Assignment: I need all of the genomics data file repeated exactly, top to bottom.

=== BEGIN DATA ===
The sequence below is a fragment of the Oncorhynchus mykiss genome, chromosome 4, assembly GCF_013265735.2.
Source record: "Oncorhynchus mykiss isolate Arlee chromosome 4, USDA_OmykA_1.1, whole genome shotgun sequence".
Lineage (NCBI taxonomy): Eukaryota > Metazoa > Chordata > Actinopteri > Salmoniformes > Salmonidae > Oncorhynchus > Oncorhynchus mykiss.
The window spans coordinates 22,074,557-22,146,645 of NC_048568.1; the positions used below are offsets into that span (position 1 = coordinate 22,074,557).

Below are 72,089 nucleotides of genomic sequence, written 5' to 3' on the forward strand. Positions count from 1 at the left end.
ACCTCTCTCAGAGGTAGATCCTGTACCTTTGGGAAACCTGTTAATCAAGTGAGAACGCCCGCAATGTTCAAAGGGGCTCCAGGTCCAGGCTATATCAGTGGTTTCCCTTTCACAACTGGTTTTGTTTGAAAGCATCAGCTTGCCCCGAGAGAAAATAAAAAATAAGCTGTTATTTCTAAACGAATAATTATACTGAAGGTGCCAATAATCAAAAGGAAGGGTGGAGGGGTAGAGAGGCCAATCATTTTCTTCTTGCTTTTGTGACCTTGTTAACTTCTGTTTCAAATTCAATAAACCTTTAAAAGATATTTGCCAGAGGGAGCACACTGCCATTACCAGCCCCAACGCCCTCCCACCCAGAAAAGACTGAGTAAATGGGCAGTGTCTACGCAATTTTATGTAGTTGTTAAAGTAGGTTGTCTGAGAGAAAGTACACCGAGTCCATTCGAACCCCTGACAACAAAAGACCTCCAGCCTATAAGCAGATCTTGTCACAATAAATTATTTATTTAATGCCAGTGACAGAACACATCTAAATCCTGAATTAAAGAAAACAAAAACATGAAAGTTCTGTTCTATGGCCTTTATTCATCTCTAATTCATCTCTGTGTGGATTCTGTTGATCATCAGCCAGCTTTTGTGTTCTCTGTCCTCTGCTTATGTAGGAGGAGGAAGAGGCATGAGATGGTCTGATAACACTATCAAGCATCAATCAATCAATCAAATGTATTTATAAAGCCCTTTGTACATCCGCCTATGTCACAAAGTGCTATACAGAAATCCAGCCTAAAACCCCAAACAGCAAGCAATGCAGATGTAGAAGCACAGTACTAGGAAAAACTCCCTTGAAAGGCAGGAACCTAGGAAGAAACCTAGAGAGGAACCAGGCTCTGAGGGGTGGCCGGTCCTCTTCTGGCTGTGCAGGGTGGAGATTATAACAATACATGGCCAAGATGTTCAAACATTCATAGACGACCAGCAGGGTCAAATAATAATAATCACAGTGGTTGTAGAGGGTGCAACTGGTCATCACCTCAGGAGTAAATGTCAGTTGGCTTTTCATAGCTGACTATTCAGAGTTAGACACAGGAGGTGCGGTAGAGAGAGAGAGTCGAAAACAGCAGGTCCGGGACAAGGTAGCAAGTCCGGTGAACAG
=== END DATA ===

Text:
The sequence below is a fragment of the Oncorhynchus mykiss genome, chromosome 4, assembly GCF_013265735.2.
Source record: "Oncorhynchus mykiss isolate Arlee chromosome 4, USDA_OmykA_1.1, whole genome shotgun sequence".
Lineage (NCBI taxonomy): Eukaryota > Metazoa > Chordata > Actinopteri > Salmoniformes > Salmonidae > Oncorhynchus > Oncorhynchus mykiss.
The window spans coordinates 22,074,557-22,146,645 of NC_048568.1; the positions used below are offsets into that span (position 1 = coordinate 22,074,557).

Below are 72,089 nucleotides of genomic sequence, written 5' to 3' on the forward strand. Positions count from 1 at the left end.
ACCTCTCTCAGAGGTAGATCCTGTACCTTTGGGAAACCTGTTAATCAAGTGAGAACGCCCGCAATGTTCAAAGGGGCTCCAGGTCCAGGCTATATCAGTGGTTTCCCTTTCACAACTGGTTTTGTTTGAAAGCATCAGCTTGCCCCGAGAGAAAATAAAAAATAAGCTGTTATTTCTAAACGAATAATTATACTGAAGGTGCCAATAATCAAAAGGAAGGGTGGAGGGGTAGAGAGGCCAATCATTTTCTTCTTGCTTTTGTGACCTTGTTAACTTCTGTTTCAAATTCAATAAACCTTTAAAAGATATTTGCCAGAGGGAGCACACTGCCATTACCAGCCCCAACGCCCTCCCACCCAGAAAAGACTGAGTAAATGGGCAGTGTCTACGCAATTTTATGTAGTTGTTAAAGTAGGTTGTCTGAGAGAAAGTACACCGAGTCCATTCGAACCCCTGACAACAAAAGACCTCCAGCCTATAAGCAGATCTTGTCACAATAAATTATTTATTTAATGCCAGTGACAGAACACATCTAAATCCTGAATTAAAGAAAACAAAAACATGAAAGTTCTGTTCTATGGCCTTTATTCATCTCTAATTCATCTCTGTGTGGATTCTGTTGATCATCAGCCAGCTTTTGTGTTCTCTGTCCTCTGCTTATGTAGGAGGAGGAAGAGGCATGAGATGGTCTGATAACACTATCAAGCATCAATCAATCAATCAAATGTATTTATAAAGCCCTTTGTACATCCGCCTATGTCACAAAGTGCTATACAGAAATCCAGCCTAAAACCCCAAACAGCAAGCAATGCAGATGTAGAAGCACAGTACTAGGAAAAACTCCCTTGAAAGGCAGGAACCTAGGAAGAAACCTAGAGAGGAACCAGGCTCTGAGGGGTGGCCGGTCCTCTTCTGGCTGTGCAGGGTGGAGATTATAACAATACATGGCCAAGATGTTCAAACATTCATAGACGACCAGCAGGGTCAAATAATAATAATCACAGTGGTTGTAGAGGGTGCAACTGGTCATCACCTCAGGAGTAAATGTCAGTTGGCTTTTCATAGCTGACTATTCAGAGTTAGACACAGGAGGTGCGGTAGAGAGAGAGAGTCGAAAACAGCAGGTCCGGGACAAGGTAGCAAGTCCGGTGAACAG